I don't think of myself as a gimmick-driven chef, but I like to grill rice. Grilling rice was a technique that began with a convergence. Specifically, my version of Spanish Rice was queued for cooking right after I made tamales. I had cornhusks soaking in water, but I'd run out of tamale innards. Usually when this happens I throw the husks away. It occurred to me that Spanish Rice has a texture akin to tamale masa. It seemed logical to take a leap of faith and scoop a portion of the rice into the husk and tie it up in a neat bundle.
More of the process...
If someone can engrave the Lord's Prayer on a grain of rice, I ought to be able to grill the little morsels.
The first time I put rice in cornhusks I steamed the bundles - just like tamales. It turned out to be a good enough recipe to make again. The next time the recipe got better because I used a grill pan to finish the bundled rice. We did this in a recent class and even the less-than-confident cooks were a great success. If you use a real grill instead of a grill pan do the rice bundles first, and then put them on the grill's keep-it-warm rack while you grill the entrée.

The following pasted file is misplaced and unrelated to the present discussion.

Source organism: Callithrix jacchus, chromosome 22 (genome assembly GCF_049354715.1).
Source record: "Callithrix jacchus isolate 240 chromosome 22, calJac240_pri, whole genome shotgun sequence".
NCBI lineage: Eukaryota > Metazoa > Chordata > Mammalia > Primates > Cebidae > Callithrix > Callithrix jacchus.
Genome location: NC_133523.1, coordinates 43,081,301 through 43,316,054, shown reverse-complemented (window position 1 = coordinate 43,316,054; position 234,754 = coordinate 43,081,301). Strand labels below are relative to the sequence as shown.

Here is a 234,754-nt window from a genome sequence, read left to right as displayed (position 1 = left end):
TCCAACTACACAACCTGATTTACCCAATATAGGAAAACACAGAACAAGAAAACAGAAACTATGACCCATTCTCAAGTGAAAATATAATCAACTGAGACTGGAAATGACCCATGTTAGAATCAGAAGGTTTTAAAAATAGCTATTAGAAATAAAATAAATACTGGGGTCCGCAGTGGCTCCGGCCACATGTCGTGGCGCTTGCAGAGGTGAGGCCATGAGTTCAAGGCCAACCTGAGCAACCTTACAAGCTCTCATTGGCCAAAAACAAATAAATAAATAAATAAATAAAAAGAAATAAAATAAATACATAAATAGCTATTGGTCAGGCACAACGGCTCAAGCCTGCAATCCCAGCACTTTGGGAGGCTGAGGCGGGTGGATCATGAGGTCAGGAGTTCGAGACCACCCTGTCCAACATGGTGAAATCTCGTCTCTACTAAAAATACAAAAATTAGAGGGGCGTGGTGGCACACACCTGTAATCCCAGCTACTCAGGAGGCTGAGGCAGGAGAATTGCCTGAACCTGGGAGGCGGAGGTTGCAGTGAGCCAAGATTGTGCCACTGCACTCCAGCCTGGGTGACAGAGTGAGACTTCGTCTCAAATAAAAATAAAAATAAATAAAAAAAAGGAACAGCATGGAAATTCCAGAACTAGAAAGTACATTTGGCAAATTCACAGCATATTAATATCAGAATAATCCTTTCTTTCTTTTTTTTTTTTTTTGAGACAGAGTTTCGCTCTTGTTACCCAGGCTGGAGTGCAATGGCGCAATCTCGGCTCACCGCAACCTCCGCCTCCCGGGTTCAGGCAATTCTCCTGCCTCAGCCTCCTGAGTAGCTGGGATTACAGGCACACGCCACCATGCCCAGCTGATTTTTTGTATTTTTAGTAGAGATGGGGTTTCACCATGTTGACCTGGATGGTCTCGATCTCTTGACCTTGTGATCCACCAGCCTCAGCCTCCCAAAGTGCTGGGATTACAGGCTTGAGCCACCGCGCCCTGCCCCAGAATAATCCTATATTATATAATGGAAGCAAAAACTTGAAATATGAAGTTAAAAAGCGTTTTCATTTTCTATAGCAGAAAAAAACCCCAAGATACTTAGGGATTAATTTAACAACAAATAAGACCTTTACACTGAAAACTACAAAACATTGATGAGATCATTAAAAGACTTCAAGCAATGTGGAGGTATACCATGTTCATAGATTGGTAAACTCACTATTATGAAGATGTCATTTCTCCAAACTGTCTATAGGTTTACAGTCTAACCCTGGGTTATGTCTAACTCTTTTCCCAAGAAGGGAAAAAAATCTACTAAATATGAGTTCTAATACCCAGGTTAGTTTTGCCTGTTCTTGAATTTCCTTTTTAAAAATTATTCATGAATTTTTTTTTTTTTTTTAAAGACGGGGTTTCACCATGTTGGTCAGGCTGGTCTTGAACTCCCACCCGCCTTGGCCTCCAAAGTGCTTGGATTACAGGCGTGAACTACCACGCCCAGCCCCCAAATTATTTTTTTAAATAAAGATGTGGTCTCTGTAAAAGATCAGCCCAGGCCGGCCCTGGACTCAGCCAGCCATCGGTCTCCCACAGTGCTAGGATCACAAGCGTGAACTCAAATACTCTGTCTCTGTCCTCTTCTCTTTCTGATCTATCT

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SHOW ME HOW
I think of my recipe for Grilled Spanish Rice as a suggestion. In fact, I encourage a bit of experimentation. Just keep in mind that the rice will lose some moisture when it's grilled. Make sure that you fill the husk with moist rice - and a little cheese wouldn't hurt. I used Cotija. To enhance the tomato flavor I added some sundried tomatoes to augment the traditional can of diced tomatoes. I used fresh minced garlic, but I thought the rice needed more so added some garlic powder. A little oregano and some ground chipotle rounded out the seasonings.
The technique works for things other than rice. I tried it successfully with buttered carrots, so I'm thinking that it will work with all sorts of other vegetables. If you've successfully grilled other stuff in cornhusks post a comment to let me (and the rest of the world) know. More links to engraved rice sites will also be appreciated.
Andy Broder is the chef/owner of AndyFood, A Culinary Studio.